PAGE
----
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In My Humble Opinion

My ramblings on where the MMO's of tomorrow are going to have to go to keep us all interested...

Author: Melf_Himself

Revisiting the Holy Trinity

Posted by Melf_Himself Tuesday April 29 2008 at 3:31AM
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I've read a couple of blogs today about the Holy Trinity. First was heerobya's:

http://www.mmorpg.com/blogs/heerobya/042008/1590_Thoughts-on-the-Grouping

Heero's position was that the trinity isn't THAT bad, it leads to camaraderie / dependence on your fellow player.

Next vajuras responded with:

http://www.mmorpg.com/blogs/vajuras/042008/1593_Why-the-WarriorMageHealer-Trinity-Sucks

His position was that it's unrealistic for an enemy to attack the most highly armored target on the field. The enemy should always target the healers.

I've touched on this in my previous blog, but it was loooooong, and I'd like to make a couple more points along with a possible foundation for a combat system, so:

1) PvP and PvE players are always segregated in MMO's. This is because completely different tactics are used. This is because monster AI is nowhere near as smart as human AI.

Monster AI often attacks the nearest player, not the most vulnerable, it doesn't learn from its mistakes (ie continues to attack the tank even though it's taking no damage), and it often doesn't run from AoE effects. Designers also gimp monster groups, usually not allowing them to have a good mix of monster classes.

Because monsters are so dumb, they are invariably buffed in either damage or hit points or both, in some cases to flabbergastingly astronomical levels.

2) It's not as simple to fix the AI as to just "make it go for the healer". This is for 2 reasons:

a) If the healer being targeted is smart, it will see the monsters have targeted him, and run away. This is called "kiting". The AI then needs a further step, to identify when their target is kiting, and to not chase them too far before switching targets.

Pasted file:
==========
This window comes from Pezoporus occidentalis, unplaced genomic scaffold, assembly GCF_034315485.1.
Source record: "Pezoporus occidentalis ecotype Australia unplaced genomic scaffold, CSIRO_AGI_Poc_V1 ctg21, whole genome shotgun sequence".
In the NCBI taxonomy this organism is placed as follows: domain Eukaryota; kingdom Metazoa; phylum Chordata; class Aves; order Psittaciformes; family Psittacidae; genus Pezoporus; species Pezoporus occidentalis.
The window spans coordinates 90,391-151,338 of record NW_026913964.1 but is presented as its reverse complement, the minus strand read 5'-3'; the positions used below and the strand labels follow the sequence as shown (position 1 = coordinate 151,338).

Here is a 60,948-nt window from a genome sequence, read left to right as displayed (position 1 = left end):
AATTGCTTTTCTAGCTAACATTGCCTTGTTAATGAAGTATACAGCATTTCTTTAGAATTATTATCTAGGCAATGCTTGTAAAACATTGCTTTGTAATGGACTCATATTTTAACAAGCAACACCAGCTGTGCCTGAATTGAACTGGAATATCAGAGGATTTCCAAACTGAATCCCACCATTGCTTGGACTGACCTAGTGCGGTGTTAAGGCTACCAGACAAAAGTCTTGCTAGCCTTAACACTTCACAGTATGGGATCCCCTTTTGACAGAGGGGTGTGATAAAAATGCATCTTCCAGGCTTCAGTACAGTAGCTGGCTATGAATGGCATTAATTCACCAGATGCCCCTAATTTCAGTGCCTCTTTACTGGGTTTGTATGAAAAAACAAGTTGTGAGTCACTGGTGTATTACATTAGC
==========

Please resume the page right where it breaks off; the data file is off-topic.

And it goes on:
b) Usually the best target to pressure are actually the NON-healer casters. Think about it: if you attack the DPS, you can either interrupt it or force it to kite. Either way, you stop it from doing its job (doing DPS). Whereas, if you attack the monk, the monk will kite.... but it's still doing it's job by kiting (it's job is to negate damage). And, that DPS guy that you COULD have targeted, is still doing his job.

So, by attacking the healer, you don't achieve anything - if the healer is smart. And we want our AI to be able to play well against smart players.

The AI needs to be able to have options open to it to disrupt enemy players, and to be smart enough to disrupt the right players at the right times.

3) In vajuras's blog, JB commented that the AI shouldn't be always programmed to do the same thing under the same circumstances, do decrease predictability. I agree with this to a certain extent. Many theories about having "fun" in games state that the fun comes from analysing patterns, and solving problems based on those patterns.... if the AI is to predictable OR too unpredictable, the game would likely not be as much fun.

However, as long as the AI does whatever a smart player would do, the AI is predictable to an extent (you just have to know what a smart player would do). This would allow people to decipher the pattern.

4) Following on from point 3, you don't want to always have to be wracking your brains every PvE fight. The AI needs to be scalable. You could make this tie easily in with realism - eg the horde of zombies you fight in the evil liche's castle use stupid tactics, but the liche at the end with his posse of uber zombies and vampires are smart, and consequently tougher to take down.

Another option is just to make a gradual transition as players move through the content in terms of the AI slowly getting better, with the game completely finishable where the enemies only use moderate AI, and optional "end-game" content with "real" AI.